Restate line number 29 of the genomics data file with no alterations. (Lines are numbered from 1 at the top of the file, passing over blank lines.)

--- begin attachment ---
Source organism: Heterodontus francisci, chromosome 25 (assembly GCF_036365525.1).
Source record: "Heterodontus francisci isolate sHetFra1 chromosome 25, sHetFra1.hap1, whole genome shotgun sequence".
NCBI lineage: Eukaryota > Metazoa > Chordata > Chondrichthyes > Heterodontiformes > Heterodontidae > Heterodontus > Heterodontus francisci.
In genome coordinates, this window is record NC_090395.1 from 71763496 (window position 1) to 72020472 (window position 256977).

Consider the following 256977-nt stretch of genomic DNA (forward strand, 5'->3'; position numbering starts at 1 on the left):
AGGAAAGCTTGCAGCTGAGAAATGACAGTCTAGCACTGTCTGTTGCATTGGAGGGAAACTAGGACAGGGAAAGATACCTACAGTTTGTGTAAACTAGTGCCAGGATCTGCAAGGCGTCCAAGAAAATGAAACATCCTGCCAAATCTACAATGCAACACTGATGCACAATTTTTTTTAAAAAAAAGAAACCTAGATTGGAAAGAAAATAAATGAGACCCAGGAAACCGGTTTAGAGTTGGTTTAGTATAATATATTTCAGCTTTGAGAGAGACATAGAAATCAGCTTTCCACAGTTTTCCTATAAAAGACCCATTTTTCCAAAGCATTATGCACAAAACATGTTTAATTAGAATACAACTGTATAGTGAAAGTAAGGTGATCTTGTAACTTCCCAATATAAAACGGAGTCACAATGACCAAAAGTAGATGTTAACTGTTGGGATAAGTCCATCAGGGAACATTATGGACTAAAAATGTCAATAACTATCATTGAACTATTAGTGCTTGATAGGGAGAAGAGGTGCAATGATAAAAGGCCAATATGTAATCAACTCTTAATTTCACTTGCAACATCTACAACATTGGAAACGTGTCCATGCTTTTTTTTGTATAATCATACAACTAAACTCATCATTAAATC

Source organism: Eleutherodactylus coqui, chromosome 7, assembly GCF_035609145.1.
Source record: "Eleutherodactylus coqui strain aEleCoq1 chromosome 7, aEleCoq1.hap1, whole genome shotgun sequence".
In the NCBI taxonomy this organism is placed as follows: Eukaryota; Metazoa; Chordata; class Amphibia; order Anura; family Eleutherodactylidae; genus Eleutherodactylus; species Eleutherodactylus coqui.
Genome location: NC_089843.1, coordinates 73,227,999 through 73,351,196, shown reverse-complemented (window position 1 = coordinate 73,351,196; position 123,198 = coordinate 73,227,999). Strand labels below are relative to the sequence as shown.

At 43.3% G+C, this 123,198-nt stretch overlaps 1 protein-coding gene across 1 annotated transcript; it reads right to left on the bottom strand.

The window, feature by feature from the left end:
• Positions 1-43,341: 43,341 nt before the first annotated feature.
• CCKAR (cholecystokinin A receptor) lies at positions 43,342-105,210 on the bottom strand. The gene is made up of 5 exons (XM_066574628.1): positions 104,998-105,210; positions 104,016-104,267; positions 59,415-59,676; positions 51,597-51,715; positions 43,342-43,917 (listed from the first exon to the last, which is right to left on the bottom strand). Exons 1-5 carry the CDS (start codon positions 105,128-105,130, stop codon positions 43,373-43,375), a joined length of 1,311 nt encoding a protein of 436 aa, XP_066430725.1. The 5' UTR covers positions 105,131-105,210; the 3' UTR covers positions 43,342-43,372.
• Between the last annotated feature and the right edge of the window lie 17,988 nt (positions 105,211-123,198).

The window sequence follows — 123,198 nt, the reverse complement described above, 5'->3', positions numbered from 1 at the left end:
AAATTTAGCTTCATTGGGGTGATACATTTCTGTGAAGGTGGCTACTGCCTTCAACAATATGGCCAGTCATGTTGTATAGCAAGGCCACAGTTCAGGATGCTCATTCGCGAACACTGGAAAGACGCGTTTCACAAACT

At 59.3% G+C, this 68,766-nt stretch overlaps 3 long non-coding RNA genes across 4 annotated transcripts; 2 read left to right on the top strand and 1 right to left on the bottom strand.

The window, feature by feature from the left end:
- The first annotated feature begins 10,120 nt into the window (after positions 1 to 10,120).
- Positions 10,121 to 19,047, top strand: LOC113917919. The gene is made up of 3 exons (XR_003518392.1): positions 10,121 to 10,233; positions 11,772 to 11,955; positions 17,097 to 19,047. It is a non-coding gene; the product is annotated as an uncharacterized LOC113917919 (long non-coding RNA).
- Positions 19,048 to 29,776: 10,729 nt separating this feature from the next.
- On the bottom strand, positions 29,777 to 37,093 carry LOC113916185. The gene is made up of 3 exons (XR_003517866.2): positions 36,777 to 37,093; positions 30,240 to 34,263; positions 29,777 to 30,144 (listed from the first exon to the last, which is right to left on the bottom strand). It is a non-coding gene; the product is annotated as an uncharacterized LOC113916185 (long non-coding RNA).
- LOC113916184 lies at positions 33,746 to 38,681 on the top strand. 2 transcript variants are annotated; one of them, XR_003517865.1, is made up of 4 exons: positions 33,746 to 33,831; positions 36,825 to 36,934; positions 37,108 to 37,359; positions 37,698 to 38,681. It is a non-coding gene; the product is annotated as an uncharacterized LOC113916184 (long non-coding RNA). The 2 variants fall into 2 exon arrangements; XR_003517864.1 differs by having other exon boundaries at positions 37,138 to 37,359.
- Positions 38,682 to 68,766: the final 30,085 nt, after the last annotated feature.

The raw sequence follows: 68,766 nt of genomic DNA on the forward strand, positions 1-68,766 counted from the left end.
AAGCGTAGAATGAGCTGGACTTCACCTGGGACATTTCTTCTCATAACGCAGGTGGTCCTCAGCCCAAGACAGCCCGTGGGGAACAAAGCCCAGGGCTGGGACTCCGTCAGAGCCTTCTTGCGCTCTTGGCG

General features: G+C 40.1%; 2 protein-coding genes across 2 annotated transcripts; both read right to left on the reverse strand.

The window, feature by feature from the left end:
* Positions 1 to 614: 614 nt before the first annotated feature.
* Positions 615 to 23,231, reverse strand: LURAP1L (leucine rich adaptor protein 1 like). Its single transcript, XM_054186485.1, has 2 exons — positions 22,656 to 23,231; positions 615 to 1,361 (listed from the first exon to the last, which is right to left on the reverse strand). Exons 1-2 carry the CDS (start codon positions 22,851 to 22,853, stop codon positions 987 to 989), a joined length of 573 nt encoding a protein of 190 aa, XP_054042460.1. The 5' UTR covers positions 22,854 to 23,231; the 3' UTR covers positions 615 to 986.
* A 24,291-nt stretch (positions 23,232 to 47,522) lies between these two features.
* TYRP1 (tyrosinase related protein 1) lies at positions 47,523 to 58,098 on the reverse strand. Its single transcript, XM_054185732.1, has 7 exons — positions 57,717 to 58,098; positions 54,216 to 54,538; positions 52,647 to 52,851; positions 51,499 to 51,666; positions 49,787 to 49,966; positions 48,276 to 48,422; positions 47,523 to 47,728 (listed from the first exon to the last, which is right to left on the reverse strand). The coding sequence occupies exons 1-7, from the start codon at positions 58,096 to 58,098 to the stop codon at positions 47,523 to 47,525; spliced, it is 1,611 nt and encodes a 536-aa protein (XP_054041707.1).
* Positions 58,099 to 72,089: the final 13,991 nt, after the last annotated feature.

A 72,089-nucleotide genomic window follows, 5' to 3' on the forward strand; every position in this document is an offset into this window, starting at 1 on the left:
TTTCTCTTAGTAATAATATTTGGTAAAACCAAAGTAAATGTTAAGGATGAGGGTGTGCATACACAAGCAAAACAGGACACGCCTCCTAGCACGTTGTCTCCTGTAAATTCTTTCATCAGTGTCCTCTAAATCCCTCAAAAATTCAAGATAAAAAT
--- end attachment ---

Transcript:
The window, feature by feature from the left end: